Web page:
Kenya’s former president, Mwai Kibaki, has died at the age of 90, President Uhuru Kenyatta has announced.
His 2002 election ended 40 years of one-party rule since independence.
However, his 2007 re-election sparked months of nationwide violence and led to 1,200 deaths.
President Kenyatta, defeated by Mr Kibaki in 2002, led the tribute to his former rival, saying he had “led the charge to keep the ruling party accountable”.
Mr Kibaki had “earned the abiding respect and affection” of this nation, the president continued.
Mr Kenyatta declared a mourning period until Mr Kibaki’s burial, with flags flying at half-mast. He will be given a state funeral with full military honours, President Kenyatta said.
Many Kenyans are expressing a real sense of loss and regard Mr Kibaki as the best president Kenya has had since independence.
He was a sharp economist who set the country on a path of economic growth. He held a number of senior positions in treasury and government in his political career that spanned decades.
Politically, however, he was regarded as a non-confrontational fence-sitter and opportunist. He opposed the introduction of multiparty democracy but jumped ship after the constitution was amended. He then embraced it, formed his own political party and, 10 years later, went on to win the election as head of an opposition coalition.
Both traits would be seen during his tenure as president. Kenya recorded one of its highest rates of GDP growth during his first term, before the violence of the 2007 election severely dented his legacy.
As well as his economic record, one of his biggest achievements was to introduce free primary education to Kenya.
Under his watch, Kenya also gained a new constitution, after it was overwhelmingly approved in a national referendum in 2010. It was billed by some at the time as the most important political event in Kenya’s history since it gained independence from Britain in 1963.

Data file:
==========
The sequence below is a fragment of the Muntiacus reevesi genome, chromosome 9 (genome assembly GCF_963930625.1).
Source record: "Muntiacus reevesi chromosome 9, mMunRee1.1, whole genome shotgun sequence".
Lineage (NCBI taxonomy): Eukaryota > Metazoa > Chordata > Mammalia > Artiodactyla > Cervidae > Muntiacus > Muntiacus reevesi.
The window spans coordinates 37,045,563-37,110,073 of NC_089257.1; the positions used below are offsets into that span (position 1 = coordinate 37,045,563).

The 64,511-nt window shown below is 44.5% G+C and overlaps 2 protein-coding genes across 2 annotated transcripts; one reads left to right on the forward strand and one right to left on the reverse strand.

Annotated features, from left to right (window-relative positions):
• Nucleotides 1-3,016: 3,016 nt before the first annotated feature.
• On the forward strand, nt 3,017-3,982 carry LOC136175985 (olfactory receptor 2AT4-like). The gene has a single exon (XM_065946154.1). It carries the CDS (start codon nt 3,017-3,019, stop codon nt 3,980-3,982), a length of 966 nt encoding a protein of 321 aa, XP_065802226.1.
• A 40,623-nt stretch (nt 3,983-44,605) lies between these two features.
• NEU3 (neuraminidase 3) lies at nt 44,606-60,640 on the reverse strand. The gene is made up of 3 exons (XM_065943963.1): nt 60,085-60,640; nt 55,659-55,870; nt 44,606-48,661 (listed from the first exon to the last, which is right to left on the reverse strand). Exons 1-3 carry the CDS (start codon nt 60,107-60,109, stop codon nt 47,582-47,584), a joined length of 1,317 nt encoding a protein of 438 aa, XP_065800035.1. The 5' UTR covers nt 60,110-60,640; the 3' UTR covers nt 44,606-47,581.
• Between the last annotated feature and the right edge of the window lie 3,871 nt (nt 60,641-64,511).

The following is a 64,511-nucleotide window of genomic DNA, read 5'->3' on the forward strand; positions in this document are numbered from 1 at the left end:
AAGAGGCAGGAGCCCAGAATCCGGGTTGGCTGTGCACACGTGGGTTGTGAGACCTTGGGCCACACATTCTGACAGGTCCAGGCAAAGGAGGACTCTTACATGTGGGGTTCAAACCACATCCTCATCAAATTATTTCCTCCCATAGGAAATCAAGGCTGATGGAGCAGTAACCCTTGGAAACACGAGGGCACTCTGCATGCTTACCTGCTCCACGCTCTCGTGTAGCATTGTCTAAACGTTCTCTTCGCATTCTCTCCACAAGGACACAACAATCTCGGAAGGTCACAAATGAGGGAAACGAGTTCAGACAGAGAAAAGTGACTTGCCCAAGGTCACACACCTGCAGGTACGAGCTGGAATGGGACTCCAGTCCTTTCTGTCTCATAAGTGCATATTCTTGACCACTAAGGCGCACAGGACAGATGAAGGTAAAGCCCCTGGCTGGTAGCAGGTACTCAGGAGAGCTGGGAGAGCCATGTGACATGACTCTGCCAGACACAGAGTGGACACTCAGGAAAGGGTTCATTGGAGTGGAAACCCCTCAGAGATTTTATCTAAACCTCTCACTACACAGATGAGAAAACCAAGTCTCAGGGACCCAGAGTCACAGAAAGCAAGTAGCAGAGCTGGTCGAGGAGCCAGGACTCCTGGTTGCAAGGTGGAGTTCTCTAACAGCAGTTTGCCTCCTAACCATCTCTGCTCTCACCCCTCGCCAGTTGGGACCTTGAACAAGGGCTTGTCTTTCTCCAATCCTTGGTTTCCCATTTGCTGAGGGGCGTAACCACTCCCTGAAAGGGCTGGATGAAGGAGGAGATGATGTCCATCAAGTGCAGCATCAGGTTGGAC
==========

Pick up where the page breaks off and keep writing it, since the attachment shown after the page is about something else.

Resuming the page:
It introduced a more decentralised political system and limited presidential powers.
His biggest failure was the fight against corruption. He’d promised to fight it, but his government was rocked by major corruption scandals.
But the 2007-2008 election violence after a disputed vote was the worst in the country’s history and the lowest point of his presidency. Not only were more than 1,200 lives lost, but more than half a million people were forced from their homes.
During the violence there were hundreds of rapes and more than 100,000 properties were destroyed, according to the International Criminal Court (ICC). It charged leading politicians with orchestrating the violence but neither Mr Kibaki nor opposition leader Raila Odinga was among them.
The electoral commission, under tight police security, declared Mr Kibaki the winner of the vote, although Mr Odinga alleged widespread fraud. President Kibaki was sworn in hurriedly for the second term as the country descended into violence.
An investigation led by former South African judge Johann Krieglar determined that both sides had participated in electoral malpractices in different regions which made it impossible to determine who had won that election.
The violence was eventually ended in a power-sharing deal brokered by former UN secretary general Kofi Annan, which saw Mr Odinga become prime minister.
Mr Odinga has joined those mourning the death of his former rival, describing it as “a very sad occasion for the nation” and saying Mr Kibacki had “served this country for many years with diligence, with fortitude, with honesty and transparency”.
He is survived by four children.